Monday’s need-to-know money news

Student-LoansToday’s top story: How to do what your love and still pay off your student loans. Also in the news: What to consider before attending a for-profit college, five crucial personal finance lessons to teach your children, and how to make the most of working with a financial advisor.

How to Do What You Love and Pay Off Your Student Loans
They’re not mutually exclusive.

5 Things to Consider Before Attending a For-Profit College
Reading the fine print.

Teach Your Children These 5 Crucial Personal Finance Lessons
Starting them off on the right foot.

How To Make The Most Of Working With A Financial Advisor
Getting the advice you need.

Monday’s need-to-know money news

2Today’s top story: Six things that scare your financial advisor. Also in the news: How to report a tax cheat, releasing a student loan co-signer, and the top 10 affordable cities for renters.

6 Things That Scare Your Financial Advisor
What keeps them up at night.

How to Report a Tax Cheat and Get a Reward
Helping Uncle Sam and your wallet.

You Can Release a Student Loan Cosigner If You’ve Made Timely, Regular Payments
Sweet freedom.

Top 10 most affordable cities for renters
Is yours on the list?

Monday’s need-to-know money news

bigstock-U-s-Income-Tax-Return-Form-28476797-e1390508229663Today’s top story: The best time to file your tax returns. Also in the news: Picking the right financial advisor, overcoming retirement obstacles, and what the Presidential candidates have planned for your wallet.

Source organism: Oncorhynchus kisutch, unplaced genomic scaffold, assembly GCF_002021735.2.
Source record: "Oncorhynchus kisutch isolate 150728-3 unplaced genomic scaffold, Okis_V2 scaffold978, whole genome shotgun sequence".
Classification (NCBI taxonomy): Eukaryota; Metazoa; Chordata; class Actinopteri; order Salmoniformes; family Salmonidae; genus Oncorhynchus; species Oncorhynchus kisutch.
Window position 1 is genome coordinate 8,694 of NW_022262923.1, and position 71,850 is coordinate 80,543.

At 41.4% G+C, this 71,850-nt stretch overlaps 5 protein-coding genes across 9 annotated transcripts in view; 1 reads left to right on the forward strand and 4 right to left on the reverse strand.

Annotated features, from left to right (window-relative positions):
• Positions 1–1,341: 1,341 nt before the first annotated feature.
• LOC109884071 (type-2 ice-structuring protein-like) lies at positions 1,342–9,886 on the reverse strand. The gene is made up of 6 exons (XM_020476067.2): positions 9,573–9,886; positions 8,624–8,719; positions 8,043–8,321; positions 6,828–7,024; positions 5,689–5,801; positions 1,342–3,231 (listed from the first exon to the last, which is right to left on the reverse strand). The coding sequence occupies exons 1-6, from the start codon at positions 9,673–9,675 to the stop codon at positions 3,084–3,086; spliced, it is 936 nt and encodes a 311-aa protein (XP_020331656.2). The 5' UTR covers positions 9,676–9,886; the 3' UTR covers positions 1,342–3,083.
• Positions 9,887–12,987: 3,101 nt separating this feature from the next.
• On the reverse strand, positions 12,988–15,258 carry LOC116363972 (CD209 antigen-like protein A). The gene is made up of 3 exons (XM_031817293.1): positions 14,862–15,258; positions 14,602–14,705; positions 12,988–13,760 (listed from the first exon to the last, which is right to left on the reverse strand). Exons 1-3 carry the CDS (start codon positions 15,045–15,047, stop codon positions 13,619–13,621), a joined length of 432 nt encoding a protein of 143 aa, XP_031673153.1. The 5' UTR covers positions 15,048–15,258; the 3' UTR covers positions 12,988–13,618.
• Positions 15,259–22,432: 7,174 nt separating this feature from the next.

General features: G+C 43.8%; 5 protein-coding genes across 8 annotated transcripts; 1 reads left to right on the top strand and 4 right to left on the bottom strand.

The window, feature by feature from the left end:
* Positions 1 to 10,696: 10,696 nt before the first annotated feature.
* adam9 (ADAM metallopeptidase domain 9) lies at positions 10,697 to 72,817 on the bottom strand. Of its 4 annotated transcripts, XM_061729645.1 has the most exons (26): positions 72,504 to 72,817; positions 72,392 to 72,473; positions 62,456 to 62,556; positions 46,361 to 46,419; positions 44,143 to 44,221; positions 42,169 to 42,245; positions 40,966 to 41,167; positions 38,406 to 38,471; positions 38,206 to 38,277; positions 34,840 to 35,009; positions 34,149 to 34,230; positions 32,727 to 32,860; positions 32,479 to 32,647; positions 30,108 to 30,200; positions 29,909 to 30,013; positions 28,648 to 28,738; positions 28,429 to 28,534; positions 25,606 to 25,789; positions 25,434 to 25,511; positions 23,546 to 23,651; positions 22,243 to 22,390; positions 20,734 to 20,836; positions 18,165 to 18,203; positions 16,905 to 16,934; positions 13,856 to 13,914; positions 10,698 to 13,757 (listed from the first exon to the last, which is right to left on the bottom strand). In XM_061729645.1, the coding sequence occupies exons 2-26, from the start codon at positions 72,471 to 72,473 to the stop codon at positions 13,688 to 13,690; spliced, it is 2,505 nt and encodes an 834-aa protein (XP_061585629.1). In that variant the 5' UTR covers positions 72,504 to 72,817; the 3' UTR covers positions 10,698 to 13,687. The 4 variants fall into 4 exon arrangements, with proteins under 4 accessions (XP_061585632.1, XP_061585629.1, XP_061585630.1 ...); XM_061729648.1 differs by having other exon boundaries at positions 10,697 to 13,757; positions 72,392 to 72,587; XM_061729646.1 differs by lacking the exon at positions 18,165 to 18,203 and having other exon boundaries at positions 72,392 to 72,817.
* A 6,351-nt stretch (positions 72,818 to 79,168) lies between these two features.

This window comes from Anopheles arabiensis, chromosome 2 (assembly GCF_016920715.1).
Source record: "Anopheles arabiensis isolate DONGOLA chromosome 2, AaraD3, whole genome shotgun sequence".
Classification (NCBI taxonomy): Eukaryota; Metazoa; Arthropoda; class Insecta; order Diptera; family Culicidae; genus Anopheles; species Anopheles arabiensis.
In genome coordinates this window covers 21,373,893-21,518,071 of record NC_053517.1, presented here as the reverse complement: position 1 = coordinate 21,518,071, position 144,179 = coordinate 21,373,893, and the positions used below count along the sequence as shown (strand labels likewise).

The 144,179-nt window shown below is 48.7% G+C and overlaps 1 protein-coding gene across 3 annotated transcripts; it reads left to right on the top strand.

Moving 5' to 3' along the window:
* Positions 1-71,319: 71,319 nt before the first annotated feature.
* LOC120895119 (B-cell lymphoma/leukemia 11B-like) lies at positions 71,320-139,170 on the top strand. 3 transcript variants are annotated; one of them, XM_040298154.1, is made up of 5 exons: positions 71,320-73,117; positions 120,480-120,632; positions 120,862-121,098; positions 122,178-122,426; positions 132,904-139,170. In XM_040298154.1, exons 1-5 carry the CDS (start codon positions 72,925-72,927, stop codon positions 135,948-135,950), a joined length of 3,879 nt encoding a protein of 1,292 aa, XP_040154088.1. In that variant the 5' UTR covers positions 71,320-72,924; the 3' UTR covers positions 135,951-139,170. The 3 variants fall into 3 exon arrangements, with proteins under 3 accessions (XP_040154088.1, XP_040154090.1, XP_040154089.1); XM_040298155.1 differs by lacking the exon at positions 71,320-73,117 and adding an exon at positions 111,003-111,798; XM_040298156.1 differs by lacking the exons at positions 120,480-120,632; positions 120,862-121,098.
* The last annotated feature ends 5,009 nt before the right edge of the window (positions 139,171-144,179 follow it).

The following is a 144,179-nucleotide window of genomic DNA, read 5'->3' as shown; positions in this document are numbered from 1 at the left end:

The Best Time to File Your Tax Return
What’s the optimum time for you?

Key Steps to Researching a Financial Advisor
Finding the right advisor.

5 ways to overcome obstacles between you and retirement
Don’t let them get in your way.

Keep an eye on candidates’ plans for your wallet: Advisors
They’re both after your money.

Friday’s need-to-know money news

bankruptcy_formToday’s top story: How to find a bankruptcy attorney. Also in the news: What consumers need to know about annuities, signs you need a new financial advisor, and what millennials should know about life insurance.

How to Find a Bankruptcy Attorney
Making the right selection.

What Consumers Need to Know About Annuities
Combining life insurance with investment.

7 Signs You Need a New Financial Advisor
When it’s time to go in another direction.

The First 4 Things Millennials Should Know About Life Insurance
Thinking long term.

Why You Still Can’t Trust Your Financial Advisor

2If you haven’t already, expect to hear from your financial advisor soon about a great new investment opportunity for your IRA.

The reason: There’s a loophole in a strict new rule that requires advisors to act in their clients’ best interests when counseling them about retirement funds. That loophole allows advisors to continue lining their pockets at the expense of yours until the federal rule takes effect April 10, 2017, and even beyond.

In my latest for NerdWallet, find out why the Labor Department has had enough.

Q&A: Questions for a financial advisor

Dear Liz: I have some investments at a financial investment firm. My advisor said that because I am 62, I can transfer money from my 401(k) at my job into my account with his firm. He says he can do better with the amount I currently have in the 401(k). Of course I will continue to work and put in money into my 401(k). Does this sound like bad advice? The amount I would be trying to transfer would be around $62,000.